The reclassification of lands for tourism means only one thing for rural families: the large-scale physical and economic displacement of farmers and fisherfolk communities.
IBON Features – Malacañang is set to sign next week the new Tourism Act of 2009, which will reclassify lands, including productive farmlands and coastal areas, into tourism zones. It is feared that, with this law, land use conversion of farmlands and privatization of coastal areas will intensify. The reclassification of lands for tourism means only one thing for rural families, and this is the large-scale physical and economic displacement of farmers and fisherfolk communities.
The tourism act mandates the creation of the Tourism Infrastructure and Enterprise Zone Authority (TIEZA); and Tourism Economic Zones (TEZ) which as defined by the act is “any geographic area that is capable of being defined into one contiguous territory; it has historical and cultural significance, environmental beauty, or existing or potential integrated leisure facilities within its bounds or within reasonable distances from it.” Furthermore, the law if signed will reinforce various questionable issuances by the Arroyo and past governments declaring certain areas in the country as tourism zones.
The most recent is the Executive Order (EO) 647 signed by Executive Secretary Eduardo Ermita in behalf of Pres. Arroyo on August 3, 2007, which declared 21 barangays of the municipality of Nasugbu, Batangas as a major tourism destination and part of the Tourism Economic Zone. This is despite the existing land disputes not only in Hacienda Looc but in the various estates in Nasugbu. EO 647 effectively converts the entire 21 farming and fishing barangays of Nasugbu into tourism areas, covering some 14,000 hectares of rice lands, sugar farms and coastal areas – or half of Nasugbu’s total land area.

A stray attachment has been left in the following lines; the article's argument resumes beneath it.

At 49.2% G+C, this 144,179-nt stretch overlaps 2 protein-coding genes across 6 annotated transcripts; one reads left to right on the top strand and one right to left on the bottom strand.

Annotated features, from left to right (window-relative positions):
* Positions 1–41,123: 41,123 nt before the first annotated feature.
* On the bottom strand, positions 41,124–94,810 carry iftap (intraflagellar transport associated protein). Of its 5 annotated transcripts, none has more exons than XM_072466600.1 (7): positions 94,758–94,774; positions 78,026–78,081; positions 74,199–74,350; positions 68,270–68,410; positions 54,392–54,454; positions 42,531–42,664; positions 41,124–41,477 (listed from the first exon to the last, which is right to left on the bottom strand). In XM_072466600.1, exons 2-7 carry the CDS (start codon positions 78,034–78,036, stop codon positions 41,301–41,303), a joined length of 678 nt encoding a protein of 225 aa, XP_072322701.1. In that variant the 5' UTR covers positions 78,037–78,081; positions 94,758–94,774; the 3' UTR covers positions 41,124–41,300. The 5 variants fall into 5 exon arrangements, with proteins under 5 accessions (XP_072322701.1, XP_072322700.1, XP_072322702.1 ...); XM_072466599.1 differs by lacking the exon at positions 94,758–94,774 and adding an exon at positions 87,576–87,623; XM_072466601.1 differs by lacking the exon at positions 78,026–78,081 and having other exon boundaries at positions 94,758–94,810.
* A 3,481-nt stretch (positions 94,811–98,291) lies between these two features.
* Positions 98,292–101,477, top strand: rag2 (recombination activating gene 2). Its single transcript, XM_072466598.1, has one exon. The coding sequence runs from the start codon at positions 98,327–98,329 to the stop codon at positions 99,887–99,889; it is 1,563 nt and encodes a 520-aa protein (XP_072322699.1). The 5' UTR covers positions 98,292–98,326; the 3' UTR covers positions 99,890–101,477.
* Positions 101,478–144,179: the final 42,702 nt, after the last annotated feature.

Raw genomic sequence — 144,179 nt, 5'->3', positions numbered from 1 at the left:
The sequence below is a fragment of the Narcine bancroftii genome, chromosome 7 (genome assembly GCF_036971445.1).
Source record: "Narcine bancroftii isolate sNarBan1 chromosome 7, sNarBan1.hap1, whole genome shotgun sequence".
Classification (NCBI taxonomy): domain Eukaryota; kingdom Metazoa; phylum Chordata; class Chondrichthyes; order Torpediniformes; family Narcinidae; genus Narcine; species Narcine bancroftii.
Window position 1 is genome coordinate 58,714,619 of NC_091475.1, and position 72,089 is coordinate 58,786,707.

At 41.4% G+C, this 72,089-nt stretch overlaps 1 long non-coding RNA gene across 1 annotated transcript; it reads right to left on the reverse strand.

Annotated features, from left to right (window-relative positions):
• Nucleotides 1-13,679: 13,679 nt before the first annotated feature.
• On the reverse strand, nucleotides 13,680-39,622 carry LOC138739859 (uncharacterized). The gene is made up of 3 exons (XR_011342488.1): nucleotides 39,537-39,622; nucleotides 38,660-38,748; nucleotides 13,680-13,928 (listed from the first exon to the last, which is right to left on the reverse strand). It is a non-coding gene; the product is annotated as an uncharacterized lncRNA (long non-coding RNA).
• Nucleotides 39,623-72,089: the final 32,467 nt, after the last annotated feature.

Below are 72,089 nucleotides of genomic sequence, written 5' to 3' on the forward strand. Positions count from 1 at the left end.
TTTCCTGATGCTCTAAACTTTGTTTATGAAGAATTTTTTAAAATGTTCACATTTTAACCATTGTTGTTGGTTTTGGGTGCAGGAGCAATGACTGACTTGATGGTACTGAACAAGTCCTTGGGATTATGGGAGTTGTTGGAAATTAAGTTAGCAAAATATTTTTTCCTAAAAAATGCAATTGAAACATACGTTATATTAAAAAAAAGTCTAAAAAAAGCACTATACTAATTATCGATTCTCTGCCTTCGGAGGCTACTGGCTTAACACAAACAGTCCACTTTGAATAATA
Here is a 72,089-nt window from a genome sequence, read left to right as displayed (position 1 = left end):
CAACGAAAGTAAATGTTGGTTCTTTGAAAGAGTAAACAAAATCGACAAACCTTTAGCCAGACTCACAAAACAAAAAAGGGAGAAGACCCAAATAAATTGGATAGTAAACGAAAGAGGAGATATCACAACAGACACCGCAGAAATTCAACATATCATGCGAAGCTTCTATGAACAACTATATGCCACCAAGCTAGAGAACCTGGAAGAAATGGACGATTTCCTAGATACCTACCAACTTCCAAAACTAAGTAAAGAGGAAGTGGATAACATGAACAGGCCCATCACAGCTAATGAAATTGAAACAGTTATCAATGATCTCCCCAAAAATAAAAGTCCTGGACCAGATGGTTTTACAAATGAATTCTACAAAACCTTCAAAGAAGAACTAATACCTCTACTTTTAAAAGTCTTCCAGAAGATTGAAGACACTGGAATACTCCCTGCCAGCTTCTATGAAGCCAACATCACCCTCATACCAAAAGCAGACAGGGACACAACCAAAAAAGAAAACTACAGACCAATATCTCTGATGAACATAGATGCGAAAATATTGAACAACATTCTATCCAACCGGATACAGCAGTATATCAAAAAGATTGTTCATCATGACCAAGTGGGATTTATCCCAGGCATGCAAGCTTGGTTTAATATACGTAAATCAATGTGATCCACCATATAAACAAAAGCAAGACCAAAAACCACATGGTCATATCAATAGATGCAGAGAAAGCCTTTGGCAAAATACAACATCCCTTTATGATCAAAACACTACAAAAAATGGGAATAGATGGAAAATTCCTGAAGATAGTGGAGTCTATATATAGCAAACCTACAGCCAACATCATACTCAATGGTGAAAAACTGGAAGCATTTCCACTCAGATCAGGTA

According to fisherfolk network Pambansang Lakas ng mga Mamamalakaya ng Pilipinas, EO 467 would effect the displacement of 63,000 farmers and fisherfolk from their sources of livelihood in the 41 farming and fishing villages in the barangays of Kaylaway, Aga, Banilad, Tumalim, Bilaran, Riparo, Katandaan, Cogonan, Wawa, Bucana, Natipoan, Balaitigue, Latag, Mataas na Pulo, Lumbangan and Bulihan in Batangas.
One of the arguments of the government for aggressively promoting tourism is employment. According to Senator Richard Gordon, former Tourism Secretary, tourism is the best way to mitigate the impact of the global financial crisis to the Philippine economy and is the fastest and most efficient way of generating foreign exchange, investments and employment. However, like foreign investments and remittances, tourism is considered an unstable source of revenues and employment. In fact, a paper presented at the United Nations World Tourism Organization (UNWTO) last year reported that the loss of livelihoods in agriculture through tourism and the high out-migration of locals from tourism areas indicate that tourism destroys more jobs than it creates.
According to labor statistics, the tourism sector employs roughly 10% of the labor force. In contrast, official employment data in the agriculture sector is 35%, but is believed to even reach 75% when agriculture-related jobs are taken into account. The agriculture sector’s contribution to the economy is also undoubtedly more significant at 18% of the country’s gross domestic product (GDP), compared to tourism’s 7 percent. A Department of Tourism study even estimated that tourism’s direct contribution to the country’s economy is only 2% of the GDP.
The government’s apparent fixation on tourism is merely another illustration of how skewed and anti-people its economic policies are. While government allocates billions of pesos to infrastructure development to support tourists and potential investors and promotes tourism for foreign tourism corporations, it encourages the displacement of agricultural communities and continues to default on their much-needed support and subsidy.
However if the administration truly wants to mitigate pressing problems such as poverty, unemployment, and low incomes, it should focus on developing the key sectors of the economy – agriculture and industry – instead of prioritizing efforts that would only worsen the people’s livelihood, landlessness and displacement. IBON Features